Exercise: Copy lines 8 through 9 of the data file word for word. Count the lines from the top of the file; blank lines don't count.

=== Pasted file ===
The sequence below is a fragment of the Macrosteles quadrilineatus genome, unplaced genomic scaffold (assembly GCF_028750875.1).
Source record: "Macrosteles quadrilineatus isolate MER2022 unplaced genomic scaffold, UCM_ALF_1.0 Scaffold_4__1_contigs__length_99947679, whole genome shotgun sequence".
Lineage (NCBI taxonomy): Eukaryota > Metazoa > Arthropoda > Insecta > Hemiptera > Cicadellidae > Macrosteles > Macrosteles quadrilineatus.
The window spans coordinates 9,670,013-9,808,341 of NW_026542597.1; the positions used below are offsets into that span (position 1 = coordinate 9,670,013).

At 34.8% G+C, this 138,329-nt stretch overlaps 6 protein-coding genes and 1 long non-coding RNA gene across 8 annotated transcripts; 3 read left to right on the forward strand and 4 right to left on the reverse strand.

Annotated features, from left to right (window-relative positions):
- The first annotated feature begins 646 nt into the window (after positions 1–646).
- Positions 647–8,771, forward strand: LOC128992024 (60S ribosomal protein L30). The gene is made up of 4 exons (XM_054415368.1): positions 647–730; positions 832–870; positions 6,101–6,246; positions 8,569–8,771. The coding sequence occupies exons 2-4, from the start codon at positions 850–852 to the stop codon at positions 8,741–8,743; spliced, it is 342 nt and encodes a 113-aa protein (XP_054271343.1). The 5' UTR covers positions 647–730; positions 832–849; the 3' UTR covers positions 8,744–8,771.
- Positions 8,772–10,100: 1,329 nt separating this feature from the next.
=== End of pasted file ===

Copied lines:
- Positions 647–8,771, forward strand: LOC128992024 (60S ribosomal protein L30). The gene is made up of 4 exons (XM_054415368.1): positions 647–730; positions 832–870; positions 6,101–6,246; positions 8,569–8,771. The coding sequence occupies exons 2-4, from the start codon at positions 850–852 to the stop codon at positions 8,741–8,743; spliced, it is 342 nt and encodes a 113-aa protein (XP_054271343.1). The 5' UTR covers positions 647–730; positions 832–849; the 3' UTR covers positions 8,744–8,771.
- Positions 8,772–10,100: 1,329 nt separating this feature from the next.